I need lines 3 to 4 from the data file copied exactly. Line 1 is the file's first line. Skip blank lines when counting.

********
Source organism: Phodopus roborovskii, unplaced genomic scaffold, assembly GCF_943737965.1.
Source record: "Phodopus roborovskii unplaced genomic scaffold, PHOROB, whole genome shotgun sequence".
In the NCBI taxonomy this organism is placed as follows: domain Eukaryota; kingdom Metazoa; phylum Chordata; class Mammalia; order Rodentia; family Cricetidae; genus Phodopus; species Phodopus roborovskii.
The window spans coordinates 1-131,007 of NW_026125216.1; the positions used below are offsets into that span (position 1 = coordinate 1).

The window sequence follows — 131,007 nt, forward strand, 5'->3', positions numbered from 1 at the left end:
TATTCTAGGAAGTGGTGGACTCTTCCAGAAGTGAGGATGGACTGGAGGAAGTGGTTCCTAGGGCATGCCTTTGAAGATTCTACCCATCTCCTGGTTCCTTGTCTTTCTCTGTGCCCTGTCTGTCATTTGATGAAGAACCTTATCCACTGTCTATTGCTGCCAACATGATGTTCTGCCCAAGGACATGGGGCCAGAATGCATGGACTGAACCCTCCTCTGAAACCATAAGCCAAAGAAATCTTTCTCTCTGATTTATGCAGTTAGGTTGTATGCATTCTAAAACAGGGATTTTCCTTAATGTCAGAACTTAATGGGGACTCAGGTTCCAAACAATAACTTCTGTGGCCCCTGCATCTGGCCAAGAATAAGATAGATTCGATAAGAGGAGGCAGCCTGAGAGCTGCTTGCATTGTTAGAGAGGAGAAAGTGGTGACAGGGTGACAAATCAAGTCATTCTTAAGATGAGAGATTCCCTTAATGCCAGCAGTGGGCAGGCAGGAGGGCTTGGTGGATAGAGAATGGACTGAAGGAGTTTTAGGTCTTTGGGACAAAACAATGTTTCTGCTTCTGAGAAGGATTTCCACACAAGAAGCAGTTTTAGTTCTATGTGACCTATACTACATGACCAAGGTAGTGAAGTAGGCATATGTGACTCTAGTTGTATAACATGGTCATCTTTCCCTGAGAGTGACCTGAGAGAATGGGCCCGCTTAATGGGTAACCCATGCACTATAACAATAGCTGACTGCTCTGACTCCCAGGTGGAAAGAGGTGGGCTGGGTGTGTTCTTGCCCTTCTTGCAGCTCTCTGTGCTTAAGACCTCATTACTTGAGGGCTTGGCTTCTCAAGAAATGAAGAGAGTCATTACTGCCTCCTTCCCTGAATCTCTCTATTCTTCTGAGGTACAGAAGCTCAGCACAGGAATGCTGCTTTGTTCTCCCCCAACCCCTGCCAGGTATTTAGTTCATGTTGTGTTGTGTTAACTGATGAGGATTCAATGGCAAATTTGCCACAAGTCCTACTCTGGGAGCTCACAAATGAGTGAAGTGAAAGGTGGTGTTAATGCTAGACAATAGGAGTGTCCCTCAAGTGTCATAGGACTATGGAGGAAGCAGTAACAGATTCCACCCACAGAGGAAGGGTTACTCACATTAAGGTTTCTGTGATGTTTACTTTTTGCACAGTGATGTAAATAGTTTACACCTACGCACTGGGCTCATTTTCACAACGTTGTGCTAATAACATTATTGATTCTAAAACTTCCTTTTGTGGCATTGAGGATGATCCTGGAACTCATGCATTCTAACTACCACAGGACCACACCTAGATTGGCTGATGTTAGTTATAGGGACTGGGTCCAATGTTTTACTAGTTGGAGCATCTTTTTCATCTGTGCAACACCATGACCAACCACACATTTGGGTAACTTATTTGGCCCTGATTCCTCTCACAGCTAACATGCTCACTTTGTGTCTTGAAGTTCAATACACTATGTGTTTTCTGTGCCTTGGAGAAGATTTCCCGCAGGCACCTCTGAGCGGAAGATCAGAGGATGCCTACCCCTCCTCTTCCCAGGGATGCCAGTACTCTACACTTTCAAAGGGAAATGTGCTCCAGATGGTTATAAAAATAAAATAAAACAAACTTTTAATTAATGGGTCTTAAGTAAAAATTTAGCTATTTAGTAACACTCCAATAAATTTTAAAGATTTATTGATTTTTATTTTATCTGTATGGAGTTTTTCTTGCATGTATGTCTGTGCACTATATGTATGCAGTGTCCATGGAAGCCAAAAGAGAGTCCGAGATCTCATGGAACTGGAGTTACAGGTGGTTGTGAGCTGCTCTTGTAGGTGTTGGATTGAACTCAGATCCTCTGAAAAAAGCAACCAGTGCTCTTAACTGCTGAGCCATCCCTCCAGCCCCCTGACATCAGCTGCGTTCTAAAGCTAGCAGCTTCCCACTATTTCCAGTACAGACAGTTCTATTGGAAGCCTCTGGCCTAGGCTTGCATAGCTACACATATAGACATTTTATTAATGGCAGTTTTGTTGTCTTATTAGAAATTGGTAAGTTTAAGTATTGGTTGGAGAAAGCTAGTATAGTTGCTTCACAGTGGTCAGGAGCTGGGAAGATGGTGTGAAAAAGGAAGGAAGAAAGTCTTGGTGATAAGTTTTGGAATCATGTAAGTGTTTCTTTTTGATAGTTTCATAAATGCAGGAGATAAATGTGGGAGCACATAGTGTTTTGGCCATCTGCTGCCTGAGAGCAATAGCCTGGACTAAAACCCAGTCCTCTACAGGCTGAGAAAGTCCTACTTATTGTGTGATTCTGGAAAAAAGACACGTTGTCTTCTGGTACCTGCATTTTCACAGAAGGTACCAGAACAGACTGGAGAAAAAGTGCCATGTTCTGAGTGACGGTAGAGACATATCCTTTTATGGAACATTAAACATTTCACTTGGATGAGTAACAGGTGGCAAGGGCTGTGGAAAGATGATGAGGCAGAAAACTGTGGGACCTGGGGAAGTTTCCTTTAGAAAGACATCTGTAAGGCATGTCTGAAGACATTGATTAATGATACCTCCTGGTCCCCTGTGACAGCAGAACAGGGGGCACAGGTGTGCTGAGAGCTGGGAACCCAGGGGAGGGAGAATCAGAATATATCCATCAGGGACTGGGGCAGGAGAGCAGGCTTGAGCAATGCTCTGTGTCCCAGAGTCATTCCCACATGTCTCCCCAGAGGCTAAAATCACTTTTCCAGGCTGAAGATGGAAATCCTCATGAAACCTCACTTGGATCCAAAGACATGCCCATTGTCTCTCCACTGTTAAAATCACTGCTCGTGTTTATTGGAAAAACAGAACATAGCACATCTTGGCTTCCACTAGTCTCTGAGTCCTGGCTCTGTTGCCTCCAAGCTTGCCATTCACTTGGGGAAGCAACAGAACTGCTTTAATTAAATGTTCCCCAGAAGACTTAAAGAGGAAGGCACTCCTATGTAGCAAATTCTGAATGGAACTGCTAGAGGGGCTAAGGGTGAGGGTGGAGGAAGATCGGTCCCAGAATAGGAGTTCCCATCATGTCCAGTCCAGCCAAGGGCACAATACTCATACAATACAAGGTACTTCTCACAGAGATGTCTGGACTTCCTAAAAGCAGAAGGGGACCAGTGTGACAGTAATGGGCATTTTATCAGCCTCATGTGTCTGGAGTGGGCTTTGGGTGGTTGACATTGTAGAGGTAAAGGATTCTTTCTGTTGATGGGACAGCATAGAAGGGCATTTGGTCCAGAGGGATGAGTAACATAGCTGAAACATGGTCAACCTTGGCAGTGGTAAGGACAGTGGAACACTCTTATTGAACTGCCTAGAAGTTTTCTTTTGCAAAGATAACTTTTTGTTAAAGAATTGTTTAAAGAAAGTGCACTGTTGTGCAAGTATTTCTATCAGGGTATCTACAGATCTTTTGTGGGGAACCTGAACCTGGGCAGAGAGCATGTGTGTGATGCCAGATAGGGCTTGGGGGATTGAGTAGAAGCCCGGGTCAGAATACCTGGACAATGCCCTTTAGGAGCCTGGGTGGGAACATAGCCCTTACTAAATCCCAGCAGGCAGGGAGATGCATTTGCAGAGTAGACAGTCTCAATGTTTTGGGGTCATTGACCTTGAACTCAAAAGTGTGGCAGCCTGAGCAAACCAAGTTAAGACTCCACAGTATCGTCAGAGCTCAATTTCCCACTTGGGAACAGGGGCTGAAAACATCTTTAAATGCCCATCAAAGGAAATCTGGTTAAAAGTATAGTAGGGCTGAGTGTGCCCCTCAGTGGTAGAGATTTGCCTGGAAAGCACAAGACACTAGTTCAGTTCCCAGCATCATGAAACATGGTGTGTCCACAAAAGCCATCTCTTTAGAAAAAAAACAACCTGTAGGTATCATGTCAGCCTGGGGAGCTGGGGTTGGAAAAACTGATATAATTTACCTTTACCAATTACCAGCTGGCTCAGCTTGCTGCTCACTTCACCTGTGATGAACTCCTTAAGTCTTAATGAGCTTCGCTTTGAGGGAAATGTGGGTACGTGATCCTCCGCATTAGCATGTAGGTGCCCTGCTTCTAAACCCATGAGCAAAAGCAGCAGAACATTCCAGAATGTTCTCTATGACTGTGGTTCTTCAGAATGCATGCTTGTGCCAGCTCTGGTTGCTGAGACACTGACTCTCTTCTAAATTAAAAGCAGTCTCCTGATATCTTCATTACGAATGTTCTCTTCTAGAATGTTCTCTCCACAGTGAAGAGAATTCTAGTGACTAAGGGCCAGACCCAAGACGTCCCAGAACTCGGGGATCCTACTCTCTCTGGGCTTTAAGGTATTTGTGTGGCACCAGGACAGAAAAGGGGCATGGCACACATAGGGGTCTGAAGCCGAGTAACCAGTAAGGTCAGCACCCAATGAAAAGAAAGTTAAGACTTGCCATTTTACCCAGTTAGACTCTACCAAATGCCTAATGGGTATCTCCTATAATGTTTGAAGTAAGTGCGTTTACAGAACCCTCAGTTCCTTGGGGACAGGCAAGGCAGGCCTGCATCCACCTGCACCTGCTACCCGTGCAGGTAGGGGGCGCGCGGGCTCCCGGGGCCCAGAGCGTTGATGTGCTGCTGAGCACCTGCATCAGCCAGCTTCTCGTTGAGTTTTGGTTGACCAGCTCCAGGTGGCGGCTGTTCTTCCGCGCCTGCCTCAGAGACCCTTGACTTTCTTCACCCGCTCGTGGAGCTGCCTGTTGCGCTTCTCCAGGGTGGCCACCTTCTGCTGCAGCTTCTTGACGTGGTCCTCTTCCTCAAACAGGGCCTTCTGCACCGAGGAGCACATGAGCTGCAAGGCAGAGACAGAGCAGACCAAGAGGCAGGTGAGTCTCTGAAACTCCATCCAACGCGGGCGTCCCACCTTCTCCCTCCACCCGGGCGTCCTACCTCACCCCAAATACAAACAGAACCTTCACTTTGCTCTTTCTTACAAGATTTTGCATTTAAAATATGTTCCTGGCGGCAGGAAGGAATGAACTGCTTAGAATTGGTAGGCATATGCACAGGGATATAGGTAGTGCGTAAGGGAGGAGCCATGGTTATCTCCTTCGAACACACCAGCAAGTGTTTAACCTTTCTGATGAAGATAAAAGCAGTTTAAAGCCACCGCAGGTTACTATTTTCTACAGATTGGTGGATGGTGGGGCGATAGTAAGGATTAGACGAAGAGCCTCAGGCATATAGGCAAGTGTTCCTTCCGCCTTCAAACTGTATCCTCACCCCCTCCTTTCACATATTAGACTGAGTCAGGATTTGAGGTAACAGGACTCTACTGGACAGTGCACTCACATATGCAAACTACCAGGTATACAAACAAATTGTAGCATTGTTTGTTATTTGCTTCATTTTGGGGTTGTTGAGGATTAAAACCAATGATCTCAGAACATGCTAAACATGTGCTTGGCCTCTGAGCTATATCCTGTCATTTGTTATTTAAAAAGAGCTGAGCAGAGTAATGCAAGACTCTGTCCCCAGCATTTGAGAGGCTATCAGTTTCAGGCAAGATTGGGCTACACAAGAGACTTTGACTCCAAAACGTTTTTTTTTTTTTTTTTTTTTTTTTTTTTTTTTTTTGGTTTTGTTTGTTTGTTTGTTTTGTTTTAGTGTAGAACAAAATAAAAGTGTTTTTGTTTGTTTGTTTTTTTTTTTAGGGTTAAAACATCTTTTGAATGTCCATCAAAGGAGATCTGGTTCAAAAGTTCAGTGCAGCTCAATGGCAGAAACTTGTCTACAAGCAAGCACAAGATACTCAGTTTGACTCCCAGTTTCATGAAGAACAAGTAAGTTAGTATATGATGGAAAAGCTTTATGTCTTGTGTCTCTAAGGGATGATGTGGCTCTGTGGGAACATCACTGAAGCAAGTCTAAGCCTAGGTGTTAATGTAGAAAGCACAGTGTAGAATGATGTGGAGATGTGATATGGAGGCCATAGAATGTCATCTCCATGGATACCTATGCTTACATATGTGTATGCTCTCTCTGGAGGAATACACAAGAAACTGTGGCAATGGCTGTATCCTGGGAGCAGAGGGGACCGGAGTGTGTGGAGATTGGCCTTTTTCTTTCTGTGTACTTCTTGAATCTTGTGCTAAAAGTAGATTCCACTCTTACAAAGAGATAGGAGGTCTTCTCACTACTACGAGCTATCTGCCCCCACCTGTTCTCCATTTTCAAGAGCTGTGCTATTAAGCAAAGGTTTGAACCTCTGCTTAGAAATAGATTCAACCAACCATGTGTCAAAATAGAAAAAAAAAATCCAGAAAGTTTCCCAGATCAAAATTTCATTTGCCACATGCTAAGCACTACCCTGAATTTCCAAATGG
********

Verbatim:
In the NCBI taxonomy this organism is placed as follows: domain Eukaryota; kingdom Metazoa; phylum Chordata; class Mammalia; order Rodentia; family Cricetidae; genus Phodopus; species Phodopus roborovskii.
The window spans coordinates 1-131,007 of NW_026125216.1; the positions used below are offsets into that span (position 1 = coordinate 1).